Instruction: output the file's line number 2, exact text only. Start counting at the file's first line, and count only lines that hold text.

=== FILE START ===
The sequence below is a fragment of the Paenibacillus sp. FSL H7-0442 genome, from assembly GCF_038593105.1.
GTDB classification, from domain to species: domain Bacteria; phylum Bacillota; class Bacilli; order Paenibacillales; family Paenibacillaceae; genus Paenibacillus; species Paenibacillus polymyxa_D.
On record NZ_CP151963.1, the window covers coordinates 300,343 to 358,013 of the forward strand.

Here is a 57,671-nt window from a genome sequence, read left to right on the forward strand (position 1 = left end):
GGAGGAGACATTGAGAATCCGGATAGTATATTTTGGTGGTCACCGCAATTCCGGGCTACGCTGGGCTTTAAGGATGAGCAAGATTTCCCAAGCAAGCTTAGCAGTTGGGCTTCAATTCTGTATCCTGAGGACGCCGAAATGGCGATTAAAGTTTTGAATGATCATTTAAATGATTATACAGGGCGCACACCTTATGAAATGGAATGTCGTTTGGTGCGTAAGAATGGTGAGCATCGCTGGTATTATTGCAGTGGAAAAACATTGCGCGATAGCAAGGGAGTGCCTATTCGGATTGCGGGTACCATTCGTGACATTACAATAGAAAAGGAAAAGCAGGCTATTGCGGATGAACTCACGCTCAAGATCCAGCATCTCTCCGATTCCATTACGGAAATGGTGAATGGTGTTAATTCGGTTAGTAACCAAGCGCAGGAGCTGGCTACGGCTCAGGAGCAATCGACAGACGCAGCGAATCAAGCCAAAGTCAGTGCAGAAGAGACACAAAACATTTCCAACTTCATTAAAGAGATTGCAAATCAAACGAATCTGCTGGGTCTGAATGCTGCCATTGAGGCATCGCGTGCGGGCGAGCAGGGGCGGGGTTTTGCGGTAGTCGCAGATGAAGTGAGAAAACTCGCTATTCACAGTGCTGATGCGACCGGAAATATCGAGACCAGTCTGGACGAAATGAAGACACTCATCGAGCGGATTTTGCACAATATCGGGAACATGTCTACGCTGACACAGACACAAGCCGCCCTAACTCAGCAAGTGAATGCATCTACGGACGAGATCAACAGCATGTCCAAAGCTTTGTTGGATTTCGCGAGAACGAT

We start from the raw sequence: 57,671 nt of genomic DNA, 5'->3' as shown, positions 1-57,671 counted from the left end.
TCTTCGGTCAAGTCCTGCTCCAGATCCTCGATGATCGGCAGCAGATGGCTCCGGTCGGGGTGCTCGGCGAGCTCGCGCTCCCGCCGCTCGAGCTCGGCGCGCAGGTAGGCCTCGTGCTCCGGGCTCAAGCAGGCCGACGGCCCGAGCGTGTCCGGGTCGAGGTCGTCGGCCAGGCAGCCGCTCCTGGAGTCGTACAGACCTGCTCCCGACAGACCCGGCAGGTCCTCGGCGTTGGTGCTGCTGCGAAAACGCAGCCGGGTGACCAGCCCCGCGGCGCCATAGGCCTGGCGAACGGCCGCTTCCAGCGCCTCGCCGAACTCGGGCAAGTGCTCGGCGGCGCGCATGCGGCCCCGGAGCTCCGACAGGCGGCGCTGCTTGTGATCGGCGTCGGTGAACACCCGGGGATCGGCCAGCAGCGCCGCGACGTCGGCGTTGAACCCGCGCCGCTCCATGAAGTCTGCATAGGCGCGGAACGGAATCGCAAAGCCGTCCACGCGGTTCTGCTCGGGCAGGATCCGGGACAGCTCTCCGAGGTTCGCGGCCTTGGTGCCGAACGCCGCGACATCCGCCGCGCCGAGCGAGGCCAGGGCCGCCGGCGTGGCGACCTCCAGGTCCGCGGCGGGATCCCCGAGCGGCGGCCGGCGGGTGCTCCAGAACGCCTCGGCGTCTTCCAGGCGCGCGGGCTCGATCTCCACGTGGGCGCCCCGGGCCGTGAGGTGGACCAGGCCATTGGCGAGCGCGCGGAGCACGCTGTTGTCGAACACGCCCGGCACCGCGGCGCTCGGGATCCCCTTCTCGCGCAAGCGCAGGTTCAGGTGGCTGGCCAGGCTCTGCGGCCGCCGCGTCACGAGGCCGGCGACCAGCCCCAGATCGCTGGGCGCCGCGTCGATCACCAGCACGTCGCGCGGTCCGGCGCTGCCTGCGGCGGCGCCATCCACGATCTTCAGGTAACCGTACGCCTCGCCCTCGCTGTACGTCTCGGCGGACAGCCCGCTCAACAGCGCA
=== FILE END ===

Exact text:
GTDB classification, from domain to species: domain Bacteria; phylum Bacillota; class Bacilli; order Paenibacillales; family Paenibacillaceae; genus Paenibacillus; species Paenibacillus polymyxa_D.